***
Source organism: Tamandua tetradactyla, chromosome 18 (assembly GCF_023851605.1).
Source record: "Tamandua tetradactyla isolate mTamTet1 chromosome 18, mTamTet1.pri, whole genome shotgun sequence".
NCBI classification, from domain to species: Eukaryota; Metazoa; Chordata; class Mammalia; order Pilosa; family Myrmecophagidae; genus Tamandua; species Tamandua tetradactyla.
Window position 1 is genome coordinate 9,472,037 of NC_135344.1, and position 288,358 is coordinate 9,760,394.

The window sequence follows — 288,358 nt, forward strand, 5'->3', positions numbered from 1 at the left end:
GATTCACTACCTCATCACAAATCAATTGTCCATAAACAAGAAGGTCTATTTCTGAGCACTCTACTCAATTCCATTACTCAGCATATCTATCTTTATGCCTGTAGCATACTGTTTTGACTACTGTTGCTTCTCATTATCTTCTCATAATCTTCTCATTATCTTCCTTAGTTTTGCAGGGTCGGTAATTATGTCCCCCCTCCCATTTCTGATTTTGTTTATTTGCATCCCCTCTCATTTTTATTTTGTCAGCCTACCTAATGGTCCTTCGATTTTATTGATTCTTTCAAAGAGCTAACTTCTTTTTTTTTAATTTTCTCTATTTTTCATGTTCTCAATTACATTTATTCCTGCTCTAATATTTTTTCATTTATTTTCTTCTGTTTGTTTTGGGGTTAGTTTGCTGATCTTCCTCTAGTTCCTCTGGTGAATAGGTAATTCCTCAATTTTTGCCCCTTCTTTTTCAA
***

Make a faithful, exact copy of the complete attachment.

Source organism: Tamandua tetradactyla, chromosome 18 (assembly GCF_023851605.1).
Source record: "Tamandua tetradactyla isolate mTamTet1 chromosome 18, mTamTet1.pri, whole genome shotgun sequence".
NCBI classification, from domain to species: Eukaryota; Metazoa; Chordata; class Mammalia; order Pilosa; family Myrmecophagidae; genus Tamandua; species Tamandua tetradactyla.
Window position 1 is genome coordinate 9,472,037 of NC_135344.1, and position 288,358 is coordinate 9,760,394.

The window sequence follows — 288,358 nt, forward strand, 5'->3', positions numbered from 1 at the left end:
GATTCACTACCTCATCACAAATCAATTGTCCATAAACAAGAAGGTCTATTTCTGAGCACTCTACTCAATTCCATTACTCAGCATATCTATCTTTATGCCTGTAGCATACTGTTTTGACTACTGTTGCTTCTCATTATCTTCTCATAATCTTCTCATTATCTTCCTTAGTTTTGCAGGGTCGGTAATTATGTCCCCCCTCCCATTTCTGATTTTGTTTATTTGCATCCCCTCTCATTTTTATTTTGTCAGCCTACCTAATGGTCCTTCGATTTTATTGATTCTTTCAAAGAGCTAACTTCTTTTTTTTTAATTTTCTCTATTTTTCATGTTCTCAATTACATTTATTCCTGCTCTAATATTTTTTCATTTATTTTCTTCTGTTTGTTTTGGGGTTAGTTTGCTGATCTTCCTCTAGTTCCTCTGGTGAATAGGTAATTCCTCAATTTTTGCCCCTTCTTTTTCAA